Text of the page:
Curtis-Steele says if inspectors only sample a small number of registered water supplies, they fail to fulfill the role of protecting public health as defined in the Environment Act.

But she says the management is worried about trying to save money. “One time during a meeting I asked David Clarke, who’s now the acting manager of our eastern region, how much the department sets aside for inspectors to take samples during audits,” says Curtis-Steele. “He told me it might be $1,500.”

A single bacteria test costs $30. The budget only allows inspectors to test three per cent of the 1,600 registered water supplies, far fewer than the required 10 per cent.

Janet MacKinnon, district manager of the division’s Port Hawkesbury office, says the whole department budgeted $38,500 for laboratory services last fiscal year. But she can’t say how much of that money is for inspectors to take their own samples during audits.

Apart from money, Curtis-Steele says inspectors also don’t have time to do the water testing. “If a scheduled audit didn’t get done on time,” says Curtis-Steele, “most likely for two reasons: one, the inspectors are stretched doing all kinds of other things, they just didn’t have the time to do it; two, the inspector left the job and (the managers) didn’t reassign their work to someone else.”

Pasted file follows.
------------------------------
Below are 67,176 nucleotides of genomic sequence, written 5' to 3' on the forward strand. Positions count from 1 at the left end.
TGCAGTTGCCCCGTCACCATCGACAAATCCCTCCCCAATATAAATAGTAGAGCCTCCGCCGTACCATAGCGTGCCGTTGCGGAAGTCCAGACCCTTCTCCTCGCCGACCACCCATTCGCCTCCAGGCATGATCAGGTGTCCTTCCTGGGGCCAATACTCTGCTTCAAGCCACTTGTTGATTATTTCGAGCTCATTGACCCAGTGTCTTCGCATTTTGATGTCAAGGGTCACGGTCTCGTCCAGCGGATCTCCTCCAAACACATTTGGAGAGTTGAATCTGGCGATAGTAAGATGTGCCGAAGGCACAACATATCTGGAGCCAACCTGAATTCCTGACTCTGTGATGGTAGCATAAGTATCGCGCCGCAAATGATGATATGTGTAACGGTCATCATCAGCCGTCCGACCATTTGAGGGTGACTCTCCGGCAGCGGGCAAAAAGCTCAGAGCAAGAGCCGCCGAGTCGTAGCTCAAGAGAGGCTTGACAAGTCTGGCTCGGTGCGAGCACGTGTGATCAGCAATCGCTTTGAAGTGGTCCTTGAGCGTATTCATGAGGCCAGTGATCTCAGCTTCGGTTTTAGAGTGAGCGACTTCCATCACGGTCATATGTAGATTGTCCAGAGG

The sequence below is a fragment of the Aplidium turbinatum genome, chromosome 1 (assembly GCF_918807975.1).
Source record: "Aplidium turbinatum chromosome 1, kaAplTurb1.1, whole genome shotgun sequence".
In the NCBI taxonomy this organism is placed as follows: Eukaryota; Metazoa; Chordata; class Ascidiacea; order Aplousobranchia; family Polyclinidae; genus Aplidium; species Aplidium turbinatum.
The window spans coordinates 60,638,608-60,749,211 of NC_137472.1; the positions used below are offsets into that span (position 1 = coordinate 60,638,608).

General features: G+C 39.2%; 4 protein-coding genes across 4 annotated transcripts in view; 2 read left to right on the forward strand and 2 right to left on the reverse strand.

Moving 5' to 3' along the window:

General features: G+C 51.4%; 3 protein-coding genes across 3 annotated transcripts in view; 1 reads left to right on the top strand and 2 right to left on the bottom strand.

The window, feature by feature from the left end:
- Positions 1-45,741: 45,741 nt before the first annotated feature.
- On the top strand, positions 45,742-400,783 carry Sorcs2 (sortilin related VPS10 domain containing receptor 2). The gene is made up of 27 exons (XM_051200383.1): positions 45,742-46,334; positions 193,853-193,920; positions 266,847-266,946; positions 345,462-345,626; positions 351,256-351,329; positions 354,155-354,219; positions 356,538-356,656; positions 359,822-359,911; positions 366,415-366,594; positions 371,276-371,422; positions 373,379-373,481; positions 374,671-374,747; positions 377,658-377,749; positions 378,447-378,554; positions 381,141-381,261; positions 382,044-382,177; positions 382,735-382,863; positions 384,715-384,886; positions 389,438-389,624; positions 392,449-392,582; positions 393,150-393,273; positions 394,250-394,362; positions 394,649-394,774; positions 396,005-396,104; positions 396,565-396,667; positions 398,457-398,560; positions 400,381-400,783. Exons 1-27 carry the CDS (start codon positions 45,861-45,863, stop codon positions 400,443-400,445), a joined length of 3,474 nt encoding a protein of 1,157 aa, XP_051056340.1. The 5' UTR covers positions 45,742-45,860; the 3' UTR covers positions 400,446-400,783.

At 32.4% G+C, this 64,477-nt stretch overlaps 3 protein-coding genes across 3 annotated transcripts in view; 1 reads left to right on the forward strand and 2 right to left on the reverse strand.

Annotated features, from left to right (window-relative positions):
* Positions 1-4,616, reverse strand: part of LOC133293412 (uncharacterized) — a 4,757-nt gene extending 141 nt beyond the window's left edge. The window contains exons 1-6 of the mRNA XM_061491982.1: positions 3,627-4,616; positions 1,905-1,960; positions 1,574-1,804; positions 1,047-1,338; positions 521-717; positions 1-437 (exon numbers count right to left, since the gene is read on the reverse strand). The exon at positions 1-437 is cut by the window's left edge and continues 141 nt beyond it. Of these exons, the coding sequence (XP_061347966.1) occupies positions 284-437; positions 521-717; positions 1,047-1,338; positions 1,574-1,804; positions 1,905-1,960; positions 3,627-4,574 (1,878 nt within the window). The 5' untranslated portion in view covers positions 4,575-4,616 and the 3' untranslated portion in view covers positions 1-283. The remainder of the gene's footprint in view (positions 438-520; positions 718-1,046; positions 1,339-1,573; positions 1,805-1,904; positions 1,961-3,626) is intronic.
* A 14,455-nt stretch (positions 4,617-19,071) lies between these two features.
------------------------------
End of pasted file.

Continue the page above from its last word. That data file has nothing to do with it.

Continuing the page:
Seventy inspectors in the department’s Compliance Division are currently monitoring the 1,600 facilities in the province. That’s roughly 22 wells per inspector. But some get almost 100, and others only get fewer than 20, depending on their other workload.

MacKinnon says none of the inspectors at the division do public drinking water inspections full time – they also oversee other activities involving air and land. But she didn’t comment how works get reassigned when inspectors leave the job.

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This story is part of the 'Tap water in N.S. restaurants and houses equally monitored?' series.
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